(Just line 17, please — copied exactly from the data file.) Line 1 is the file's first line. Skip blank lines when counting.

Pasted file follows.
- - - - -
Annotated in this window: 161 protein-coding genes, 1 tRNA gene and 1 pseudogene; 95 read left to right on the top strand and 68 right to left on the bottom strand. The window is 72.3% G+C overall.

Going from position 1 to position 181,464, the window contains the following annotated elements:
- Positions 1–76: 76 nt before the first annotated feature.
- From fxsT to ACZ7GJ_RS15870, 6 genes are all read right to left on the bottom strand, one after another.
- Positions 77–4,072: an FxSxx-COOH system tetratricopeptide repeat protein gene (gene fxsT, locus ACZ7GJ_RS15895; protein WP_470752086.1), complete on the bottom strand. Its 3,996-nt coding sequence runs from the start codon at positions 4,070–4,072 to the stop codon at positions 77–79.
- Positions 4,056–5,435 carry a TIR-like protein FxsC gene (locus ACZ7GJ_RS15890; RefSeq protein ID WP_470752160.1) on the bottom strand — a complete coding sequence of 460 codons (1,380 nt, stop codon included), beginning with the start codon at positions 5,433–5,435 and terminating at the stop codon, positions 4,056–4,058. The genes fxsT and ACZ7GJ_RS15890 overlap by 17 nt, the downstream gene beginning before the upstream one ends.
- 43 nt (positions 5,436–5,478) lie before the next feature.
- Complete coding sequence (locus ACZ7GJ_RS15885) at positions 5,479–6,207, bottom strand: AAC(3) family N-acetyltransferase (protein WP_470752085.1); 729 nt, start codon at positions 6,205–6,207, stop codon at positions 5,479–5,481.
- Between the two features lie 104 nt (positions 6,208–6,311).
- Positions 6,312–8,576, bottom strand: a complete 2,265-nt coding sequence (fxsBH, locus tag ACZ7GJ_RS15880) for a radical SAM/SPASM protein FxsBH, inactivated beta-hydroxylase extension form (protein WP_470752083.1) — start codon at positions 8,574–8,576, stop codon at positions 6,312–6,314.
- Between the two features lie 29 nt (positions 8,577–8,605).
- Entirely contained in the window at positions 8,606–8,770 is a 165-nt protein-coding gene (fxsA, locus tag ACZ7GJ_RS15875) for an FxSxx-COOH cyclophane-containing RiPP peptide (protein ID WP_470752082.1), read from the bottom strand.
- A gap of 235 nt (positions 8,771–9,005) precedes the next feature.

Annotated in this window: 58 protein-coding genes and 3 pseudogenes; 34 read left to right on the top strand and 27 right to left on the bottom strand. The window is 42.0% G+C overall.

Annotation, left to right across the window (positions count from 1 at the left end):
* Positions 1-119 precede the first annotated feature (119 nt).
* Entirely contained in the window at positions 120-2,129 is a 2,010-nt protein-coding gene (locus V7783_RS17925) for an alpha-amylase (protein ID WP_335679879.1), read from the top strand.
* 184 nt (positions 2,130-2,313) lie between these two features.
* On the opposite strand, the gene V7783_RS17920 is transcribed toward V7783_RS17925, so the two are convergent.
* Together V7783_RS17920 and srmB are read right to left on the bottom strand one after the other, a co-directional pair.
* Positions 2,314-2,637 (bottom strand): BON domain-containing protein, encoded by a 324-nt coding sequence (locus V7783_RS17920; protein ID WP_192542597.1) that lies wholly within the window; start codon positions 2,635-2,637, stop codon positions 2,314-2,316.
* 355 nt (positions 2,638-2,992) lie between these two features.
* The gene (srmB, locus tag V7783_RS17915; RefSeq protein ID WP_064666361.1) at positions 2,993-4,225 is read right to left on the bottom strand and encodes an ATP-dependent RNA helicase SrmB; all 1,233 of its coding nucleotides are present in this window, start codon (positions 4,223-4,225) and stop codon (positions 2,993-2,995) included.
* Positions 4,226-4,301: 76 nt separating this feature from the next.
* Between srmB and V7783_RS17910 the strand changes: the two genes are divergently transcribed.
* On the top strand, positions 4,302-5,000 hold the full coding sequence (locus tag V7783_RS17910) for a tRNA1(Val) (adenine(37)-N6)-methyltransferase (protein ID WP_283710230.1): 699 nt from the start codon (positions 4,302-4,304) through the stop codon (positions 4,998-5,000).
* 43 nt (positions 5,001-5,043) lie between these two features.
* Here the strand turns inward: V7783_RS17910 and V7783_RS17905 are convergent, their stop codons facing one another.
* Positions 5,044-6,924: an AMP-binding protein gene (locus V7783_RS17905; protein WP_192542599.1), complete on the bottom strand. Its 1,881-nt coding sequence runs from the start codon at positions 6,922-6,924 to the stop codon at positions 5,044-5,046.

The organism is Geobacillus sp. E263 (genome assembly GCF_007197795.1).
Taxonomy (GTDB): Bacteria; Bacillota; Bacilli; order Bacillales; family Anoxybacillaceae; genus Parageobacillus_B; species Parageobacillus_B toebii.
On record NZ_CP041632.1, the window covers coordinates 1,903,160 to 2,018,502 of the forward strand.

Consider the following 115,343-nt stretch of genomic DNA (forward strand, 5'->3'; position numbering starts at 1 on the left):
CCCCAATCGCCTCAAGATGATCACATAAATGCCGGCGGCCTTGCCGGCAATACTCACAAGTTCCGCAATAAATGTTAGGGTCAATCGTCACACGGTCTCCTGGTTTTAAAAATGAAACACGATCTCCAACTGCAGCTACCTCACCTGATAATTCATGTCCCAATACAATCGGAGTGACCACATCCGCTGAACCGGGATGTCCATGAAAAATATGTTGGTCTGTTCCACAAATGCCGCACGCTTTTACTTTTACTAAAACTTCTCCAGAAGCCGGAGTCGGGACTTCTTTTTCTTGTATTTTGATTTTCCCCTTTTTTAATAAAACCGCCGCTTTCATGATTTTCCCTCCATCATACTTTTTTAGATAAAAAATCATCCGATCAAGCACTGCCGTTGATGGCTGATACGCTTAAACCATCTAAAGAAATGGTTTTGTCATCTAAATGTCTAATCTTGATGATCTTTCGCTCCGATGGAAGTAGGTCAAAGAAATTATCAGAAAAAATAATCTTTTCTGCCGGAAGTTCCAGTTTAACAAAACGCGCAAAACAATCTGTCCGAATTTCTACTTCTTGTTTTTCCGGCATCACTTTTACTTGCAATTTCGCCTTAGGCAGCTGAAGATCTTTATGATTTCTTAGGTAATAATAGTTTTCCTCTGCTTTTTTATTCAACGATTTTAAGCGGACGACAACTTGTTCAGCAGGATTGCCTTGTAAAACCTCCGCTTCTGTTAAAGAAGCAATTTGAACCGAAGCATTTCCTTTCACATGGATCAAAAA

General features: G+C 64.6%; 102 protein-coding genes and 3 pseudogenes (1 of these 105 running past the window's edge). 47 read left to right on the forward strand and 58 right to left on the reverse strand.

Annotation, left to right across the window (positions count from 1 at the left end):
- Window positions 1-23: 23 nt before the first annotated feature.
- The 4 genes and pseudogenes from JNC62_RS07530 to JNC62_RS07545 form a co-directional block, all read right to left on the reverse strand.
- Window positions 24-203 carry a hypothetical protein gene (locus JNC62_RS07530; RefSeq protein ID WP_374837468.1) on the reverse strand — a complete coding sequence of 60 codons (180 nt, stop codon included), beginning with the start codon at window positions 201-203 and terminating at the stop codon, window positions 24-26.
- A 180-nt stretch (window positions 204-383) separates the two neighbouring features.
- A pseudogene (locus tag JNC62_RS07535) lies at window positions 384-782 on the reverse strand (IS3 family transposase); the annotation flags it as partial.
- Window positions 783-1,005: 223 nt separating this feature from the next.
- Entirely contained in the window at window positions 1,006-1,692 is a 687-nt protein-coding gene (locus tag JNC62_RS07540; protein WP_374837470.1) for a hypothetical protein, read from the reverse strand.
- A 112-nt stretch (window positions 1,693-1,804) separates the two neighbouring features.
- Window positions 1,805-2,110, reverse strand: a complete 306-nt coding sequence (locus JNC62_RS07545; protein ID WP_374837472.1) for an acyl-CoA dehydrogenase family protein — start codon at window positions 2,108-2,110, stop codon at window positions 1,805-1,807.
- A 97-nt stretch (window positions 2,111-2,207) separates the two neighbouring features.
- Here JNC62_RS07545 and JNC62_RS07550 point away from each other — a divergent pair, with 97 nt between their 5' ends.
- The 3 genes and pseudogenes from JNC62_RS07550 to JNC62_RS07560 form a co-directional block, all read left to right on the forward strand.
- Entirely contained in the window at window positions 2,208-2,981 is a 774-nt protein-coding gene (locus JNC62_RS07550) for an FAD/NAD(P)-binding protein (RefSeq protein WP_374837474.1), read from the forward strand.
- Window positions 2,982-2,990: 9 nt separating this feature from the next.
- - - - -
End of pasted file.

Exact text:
* Entirely contained in the window at positions 120-2,129 is a 2,010-nt protein-coding gene (locus V7783_RS17925) for an alpha-amylase (protein ID WP_335679879.1), read from the top strand.